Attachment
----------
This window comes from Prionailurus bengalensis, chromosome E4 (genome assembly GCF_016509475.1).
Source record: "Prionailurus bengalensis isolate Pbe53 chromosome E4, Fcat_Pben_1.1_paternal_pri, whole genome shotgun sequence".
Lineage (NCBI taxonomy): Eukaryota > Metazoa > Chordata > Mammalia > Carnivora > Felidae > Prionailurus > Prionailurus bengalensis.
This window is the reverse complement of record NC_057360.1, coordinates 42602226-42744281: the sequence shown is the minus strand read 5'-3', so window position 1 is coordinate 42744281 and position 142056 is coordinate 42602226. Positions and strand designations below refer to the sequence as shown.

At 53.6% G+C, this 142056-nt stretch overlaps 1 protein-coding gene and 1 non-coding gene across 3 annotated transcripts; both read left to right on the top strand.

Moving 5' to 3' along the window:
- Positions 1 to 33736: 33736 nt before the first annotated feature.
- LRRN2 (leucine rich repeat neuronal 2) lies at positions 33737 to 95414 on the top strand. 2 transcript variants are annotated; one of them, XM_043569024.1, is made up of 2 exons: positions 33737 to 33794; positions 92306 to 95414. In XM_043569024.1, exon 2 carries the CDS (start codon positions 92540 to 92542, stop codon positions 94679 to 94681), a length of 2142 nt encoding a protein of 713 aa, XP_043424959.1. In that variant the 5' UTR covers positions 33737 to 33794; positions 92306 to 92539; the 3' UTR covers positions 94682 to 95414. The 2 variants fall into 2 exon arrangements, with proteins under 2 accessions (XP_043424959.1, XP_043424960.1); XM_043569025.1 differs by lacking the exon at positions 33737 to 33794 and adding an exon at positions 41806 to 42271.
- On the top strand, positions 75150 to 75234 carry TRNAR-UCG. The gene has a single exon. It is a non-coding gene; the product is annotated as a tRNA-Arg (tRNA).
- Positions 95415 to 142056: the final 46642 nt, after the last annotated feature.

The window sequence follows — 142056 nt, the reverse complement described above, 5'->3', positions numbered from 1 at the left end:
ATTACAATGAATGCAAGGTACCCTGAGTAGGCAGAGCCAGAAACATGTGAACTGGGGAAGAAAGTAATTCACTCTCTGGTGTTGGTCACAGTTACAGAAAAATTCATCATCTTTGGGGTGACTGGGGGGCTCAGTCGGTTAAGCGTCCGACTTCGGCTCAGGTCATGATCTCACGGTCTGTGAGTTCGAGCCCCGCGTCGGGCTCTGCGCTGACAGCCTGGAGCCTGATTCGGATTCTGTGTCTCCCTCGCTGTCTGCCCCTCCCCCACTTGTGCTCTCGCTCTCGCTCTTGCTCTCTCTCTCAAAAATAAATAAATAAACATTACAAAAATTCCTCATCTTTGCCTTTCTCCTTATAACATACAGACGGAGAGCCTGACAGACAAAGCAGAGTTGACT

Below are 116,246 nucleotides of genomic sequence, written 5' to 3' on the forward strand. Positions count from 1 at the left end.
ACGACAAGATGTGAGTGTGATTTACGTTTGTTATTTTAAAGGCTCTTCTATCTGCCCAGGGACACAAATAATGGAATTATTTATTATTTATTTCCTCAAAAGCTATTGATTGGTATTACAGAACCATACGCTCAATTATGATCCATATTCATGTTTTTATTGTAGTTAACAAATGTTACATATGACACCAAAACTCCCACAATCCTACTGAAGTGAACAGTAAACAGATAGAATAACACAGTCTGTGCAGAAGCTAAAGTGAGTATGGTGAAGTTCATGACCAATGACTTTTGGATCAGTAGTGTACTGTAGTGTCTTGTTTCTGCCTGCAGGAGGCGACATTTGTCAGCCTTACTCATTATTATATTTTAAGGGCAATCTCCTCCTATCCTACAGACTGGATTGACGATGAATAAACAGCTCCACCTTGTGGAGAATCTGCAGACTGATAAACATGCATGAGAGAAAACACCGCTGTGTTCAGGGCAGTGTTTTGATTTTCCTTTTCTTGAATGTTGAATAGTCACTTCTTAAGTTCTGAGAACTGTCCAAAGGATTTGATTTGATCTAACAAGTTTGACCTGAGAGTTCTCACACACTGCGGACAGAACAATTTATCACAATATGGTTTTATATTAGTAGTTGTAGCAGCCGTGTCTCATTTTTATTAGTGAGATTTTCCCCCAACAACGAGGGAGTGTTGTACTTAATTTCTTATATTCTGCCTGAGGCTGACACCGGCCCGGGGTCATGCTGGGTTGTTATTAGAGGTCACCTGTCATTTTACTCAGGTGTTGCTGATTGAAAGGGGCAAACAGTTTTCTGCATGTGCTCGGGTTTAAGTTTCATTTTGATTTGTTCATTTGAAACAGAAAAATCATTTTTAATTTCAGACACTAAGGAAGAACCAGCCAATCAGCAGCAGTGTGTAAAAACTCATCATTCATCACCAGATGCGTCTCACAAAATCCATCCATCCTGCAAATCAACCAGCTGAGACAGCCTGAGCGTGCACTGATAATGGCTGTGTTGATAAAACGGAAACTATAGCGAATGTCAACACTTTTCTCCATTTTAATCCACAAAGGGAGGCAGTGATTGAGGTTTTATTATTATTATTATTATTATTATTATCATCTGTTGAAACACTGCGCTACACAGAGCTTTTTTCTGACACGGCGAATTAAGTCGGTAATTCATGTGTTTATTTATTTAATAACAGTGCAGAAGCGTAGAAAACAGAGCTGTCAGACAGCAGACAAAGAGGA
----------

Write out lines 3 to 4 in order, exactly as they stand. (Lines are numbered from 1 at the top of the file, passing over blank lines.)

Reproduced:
Lineage (NCBI taxonomy): Eukaryota > Metazoa > Chordata > Mammalia > Carnivora > Felidae > Prionailurus > Prionailurus bengalensis.
This window is the reverse complement of record NC_057360.1, coordinates 42602226-42744281: the sequence shown is the minus strand read 5'-3', so window position 1 is coordinate 42744281 and position 142056 is coordinate 42602226. Positions and strand designations below refer to the sequence as shown.